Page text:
Why Scent Detection?
I've been having a ton of fun participating in this sport with my dogs, and teaching others how to play. I love watching how individual dogs bring their own personalities to the search. So if you think this sounds like something you would be interested in trying with your dog let me know.
Toys, Toys, Toys
If you’ve ever walked in a pet store you’ve probably had that feeling – wow, look at all the great toys! How do I decide? If you have a strong, determined chewer, you’ve probably also sighed knowing you can strike most of the toys off your list if you want one that lasts longer than 5 minutes.
A good choice for playing tug and for teething puppies. Some dogs will toss these around and amuse themselves. My dogs like to sit down and snap all the treads, so I need to supervise and frequently inspect the toy for signs it is too damaged and needs to be replaced.
Available in a variety of styles – squeaky, tennis, chuck it etc. Some dogs LOVE playing ball and will fetch for hours. Others will look at you and wonder why you threw it away if you just want it back after all. One thing to watch out for is that some balls (such as tennis balls) can promote wearing of your dog’s teeth possibly due to the abrasiveness of the cover. I’ve had good luck with the balls made by West Paw, Kong also makes a ball in addition to their signature ice cream scoop shaped toys.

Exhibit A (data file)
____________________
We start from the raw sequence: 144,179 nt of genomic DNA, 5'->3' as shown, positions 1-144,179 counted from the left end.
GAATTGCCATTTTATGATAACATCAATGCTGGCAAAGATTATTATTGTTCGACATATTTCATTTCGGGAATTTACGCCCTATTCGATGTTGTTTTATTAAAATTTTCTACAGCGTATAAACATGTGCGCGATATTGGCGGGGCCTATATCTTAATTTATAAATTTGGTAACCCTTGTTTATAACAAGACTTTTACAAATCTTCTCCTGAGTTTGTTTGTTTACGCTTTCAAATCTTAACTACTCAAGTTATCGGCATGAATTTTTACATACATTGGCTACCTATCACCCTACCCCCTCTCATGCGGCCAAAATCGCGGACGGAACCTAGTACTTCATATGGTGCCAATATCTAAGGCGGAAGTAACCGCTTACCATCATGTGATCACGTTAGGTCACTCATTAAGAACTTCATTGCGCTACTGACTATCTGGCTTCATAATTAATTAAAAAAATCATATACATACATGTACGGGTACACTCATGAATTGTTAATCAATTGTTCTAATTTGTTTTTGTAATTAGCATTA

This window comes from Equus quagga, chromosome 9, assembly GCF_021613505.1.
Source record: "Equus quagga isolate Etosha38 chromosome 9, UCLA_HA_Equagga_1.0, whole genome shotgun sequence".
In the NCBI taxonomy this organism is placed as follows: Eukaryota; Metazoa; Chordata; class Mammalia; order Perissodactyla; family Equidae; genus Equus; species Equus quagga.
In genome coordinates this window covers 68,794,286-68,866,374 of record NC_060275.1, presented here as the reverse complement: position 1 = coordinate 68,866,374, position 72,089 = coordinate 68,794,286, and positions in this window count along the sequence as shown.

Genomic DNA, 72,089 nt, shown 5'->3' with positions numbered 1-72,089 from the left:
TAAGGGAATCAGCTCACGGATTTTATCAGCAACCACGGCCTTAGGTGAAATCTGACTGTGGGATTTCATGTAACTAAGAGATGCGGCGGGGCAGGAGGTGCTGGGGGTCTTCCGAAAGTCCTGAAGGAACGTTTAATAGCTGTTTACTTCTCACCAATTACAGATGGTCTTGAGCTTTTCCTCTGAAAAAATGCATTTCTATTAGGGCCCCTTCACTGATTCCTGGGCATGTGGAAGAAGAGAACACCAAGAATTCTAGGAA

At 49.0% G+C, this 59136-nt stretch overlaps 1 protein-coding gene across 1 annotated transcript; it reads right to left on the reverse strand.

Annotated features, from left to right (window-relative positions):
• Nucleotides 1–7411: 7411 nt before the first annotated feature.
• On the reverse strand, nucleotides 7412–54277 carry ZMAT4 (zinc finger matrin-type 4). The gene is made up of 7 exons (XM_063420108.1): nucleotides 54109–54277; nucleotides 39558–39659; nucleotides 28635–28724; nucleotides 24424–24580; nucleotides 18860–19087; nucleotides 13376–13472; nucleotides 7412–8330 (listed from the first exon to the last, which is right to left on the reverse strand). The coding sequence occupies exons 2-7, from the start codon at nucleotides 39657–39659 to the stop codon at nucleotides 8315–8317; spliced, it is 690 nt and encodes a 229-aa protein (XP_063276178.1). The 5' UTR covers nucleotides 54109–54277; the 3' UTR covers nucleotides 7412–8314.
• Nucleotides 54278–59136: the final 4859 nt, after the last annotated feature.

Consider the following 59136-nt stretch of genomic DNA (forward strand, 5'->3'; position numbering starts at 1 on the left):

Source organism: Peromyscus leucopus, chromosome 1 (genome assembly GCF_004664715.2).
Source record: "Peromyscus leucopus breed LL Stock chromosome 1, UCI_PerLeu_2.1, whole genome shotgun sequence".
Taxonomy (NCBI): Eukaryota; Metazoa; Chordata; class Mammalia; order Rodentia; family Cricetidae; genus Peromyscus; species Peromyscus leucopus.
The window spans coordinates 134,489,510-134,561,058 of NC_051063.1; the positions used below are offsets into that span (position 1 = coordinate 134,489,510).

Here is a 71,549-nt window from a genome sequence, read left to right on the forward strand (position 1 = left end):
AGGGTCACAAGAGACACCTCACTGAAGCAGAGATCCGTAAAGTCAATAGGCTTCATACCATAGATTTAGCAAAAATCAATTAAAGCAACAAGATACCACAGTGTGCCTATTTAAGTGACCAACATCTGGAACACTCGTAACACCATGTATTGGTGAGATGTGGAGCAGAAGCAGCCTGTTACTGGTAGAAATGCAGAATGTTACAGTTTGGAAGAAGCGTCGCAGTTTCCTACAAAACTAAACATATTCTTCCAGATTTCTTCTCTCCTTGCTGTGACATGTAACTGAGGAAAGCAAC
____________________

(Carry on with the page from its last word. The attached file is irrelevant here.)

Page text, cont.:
These toys come in a wide variety of shapes and materials. Some dogs will carry them around and treasure them for years, while others won’t rest until the squeaker has squeaked its last squeak. If your dog is likely to attempt to remove the squeaker from the toy, it is best to supervise any play with these toys and be prepared to trade your dog for the toy when it is time to remove the squeaker or replace the toy. There is a company making stuffing free fuzzy squeaky toys, and once my dogs remove the squeakers they will continue to play with these toys as tug objects.